Scott Hall said things as basic as a basket of apples in the break room can have an impact, as well as more intense efforts like fitness competitions. “Not everyone is motivated by that,” he said, “but creating friendly ways to compete, to gamify this, really drives people to change behaviors.”
From clinics that may be on site or mobile, from the patient-centered medical home structure to satellite facilities built around holistic approaches to health and wellness, participants explored the changes in the way services are delivered.
Bigger companies, Polly Thomas noted, can justify their investment and succeed with on-site facilities—clinics, medical staff and fitness facilities—but mid-size and smaller organizations are starting to succeed with near-site and shared models. “These seem to be most successful when they integrate with a benefit plan and other resources an employer has,” she said.”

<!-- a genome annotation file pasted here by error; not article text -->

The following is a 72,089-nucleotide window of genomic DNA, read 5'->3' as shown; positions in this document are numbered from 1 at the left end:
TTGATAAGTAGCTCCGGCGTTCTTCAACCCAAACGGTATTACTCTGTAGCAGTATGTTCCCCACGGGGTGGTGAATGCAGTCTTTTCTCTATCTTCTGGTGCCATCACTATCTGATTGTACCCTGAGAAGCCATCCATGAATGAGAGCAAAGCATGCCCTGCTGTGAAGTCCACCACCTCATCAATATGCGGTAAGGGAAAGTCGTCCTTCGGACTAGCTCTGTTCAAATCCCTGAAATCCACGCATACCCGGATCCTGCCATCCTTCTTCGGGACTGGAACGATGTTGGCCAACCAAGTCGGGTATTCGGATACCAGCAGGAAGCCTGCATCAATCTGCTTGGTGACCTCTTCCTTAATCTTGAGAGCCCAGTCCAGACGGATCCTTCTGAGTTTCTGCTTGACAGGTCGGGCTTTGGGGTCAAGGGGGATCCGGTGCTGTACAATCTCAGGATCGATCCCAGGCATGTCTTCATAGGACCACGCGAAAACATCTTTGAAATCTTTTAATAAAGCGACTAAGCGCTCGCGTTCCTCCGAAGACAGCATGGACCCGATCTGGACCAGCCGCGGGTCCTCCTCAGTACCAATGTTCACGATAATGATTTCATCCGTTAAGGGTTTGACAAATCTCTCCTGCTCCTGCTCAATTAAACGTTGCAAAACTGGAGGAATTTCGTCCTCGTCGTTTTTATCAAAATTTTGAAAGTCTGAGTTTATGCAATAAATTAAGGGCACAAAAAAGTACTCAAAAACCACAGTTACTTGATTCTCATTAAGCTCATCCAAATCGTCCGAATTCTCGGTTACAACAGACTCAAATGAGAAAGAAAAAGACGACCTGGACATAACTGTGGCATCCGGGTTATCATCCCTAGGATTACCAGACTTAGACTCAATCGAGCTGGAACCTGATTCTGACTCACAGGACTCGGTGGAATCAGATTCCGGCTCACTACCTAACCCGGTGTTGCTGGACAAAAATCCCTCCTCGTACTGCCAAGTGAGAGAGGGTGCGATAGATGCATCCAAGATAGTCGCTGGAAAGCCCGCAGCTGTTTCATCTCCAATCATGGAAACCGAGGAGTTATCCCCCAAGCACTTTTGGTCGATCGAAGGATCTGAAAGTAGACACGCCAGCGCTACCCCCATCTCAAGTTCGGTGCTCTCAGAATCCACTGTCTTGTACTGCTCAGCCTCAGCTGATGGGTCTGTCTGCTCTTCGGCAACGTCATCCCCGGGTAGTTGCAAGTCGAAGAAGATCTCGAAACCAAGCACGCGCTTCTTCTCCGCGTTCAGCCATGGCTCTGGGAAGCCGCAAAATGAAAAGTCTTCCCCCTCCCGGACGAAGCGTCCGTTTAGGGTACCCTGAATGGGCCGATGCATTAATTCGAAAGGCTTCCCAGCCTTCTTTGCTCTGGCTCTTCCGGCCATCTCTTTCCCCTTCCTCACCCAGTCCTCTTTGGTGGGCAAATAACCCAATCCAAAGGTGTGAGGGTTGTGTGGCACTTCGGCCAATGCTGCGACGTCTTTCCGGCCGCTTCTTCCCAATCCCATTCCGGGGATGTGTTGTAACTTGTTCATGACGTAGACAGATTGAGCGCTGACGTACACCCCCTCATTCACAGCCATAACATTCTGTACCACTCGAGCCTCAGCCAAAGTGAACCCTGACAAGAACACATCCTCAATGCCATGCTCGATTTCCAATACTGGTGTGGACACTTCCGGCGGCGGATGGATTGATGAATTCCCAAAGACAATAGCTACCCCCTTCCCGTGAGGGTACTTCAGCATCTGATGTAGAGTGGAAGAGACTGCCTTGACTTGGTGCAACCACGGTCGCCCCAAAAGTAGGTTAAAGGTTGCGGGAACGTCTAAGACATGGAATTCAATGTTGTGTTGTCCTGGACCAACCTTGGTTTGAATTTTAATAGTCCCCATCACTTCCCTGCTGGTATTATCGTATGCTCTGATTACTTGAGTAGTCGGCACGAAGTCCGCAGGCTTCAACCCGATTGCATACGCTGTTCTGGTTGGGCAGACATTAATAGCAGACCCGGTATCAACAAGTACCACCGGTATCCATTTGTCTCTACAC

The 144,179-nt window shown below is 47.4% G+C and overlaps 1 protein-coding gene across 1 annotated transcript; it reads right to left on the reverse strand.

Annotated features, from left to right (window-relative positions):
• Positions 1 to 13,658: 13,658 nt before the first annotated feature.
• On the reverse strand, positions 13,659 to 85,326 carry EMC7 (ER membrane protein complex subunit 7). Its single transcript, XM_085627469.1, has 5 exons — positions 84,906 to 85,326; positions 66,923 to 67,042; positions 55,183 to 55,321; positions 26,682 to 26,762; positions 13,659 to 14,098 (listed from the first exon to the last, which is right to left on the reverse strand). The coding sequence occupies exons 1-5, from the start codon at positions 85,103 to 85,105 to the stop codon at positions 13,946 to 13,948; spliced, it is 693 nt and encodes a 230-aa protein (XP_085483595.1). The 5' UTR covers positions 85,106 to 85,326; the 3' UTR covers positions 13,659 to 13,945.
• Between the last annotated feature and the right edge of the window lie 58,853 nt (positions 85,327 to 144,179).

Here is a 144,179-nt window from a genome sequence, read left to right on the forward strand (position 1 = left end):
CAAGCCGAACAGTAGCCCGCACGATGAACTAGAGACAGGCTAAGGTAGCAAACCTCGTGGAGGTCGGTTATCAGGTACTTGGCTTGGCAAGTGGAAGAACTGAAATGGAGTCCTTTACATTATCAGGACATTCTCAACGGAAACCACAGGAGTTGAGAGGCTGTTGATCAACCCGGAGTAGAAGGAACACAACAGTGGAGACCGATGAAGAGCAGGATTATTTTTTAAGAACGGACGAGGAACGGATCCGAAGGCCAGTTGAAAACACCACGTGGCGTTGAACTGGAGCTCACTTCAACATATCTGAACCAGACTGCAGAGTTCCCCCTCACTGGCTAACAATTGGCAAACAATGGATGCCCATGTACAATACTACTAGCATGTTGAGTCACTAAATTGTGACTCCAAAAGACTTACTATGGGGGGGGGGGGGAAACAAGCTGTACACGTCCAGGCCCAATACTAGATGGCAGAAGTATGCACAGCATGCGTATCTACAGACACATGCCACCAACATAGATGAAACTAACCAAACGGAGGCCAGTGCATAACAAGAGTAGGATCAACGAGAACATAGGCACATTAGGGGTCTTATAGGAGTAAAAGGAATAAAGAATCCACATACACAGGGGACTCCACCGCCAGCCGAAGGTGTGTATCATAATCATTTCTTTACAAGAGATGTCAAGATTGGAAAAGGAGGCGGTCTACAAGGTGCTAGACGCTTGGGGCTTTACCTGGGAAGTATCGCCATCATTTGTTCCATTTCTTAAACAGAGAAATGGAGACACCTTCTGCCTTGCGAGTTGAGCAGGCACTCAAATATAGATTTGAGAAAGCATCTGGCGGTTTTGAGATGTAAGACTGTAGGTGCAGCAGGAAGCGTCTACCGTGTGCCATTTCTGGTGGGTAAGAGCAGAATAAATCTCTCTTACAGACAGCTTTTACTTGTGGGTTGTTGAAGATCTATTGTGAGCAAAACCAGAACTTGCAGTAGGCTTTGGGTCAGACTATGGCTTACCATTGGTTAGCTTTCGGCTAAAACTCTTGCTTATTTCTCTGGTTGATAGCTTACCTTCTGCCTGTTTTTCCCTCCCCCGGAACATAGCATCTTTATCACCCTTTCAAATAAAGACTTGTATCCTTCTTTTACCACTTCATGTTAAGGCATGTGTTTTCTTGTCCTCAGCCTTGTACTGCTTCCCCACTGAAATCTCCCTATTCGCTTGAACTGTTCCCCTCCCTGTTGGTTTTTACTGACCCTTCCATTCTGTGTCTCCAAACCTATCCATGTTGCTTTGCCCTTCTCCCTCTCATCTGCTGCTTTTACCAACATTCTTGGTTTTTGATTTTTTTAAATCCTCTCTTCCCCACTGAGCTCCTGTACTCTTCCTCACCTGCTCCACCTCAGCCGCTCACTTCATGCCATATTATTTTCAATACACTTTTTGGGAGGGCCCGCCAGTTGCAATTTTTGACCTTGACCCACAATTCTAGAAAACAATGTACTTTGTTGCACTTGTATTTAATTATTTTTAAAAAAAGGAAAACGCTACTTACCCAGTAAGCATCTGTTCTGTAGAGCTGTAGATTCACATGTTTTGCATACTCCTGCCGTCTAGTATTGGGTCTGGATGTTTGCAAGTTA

Adam Rossbach noted that Mosaic Life Care itself is committed to innovative, low-cost approaches to wellness, including, he said, “on-site care at a fraction of the cost including on-site telemedicine, which utilizes remote family-medicine physicians” at sites like the Shoal Creek facility.
“We see the growth extend-ing the doctors into places they’ve never been able to be,” said Laiben. “But even that is just a stopgap measure, because the real clinic we’re after, you’re all carrying in your pocket” is the smart phone. The disruptive power of new technology, he said, could cut health-care premiums by 30 percent if we lever-age that technology correctly.
As Jill Monroe and CiCi Rojas noted, confidentiality of individual health records, and potential employer liability for inadvertent release of that information, are large issues.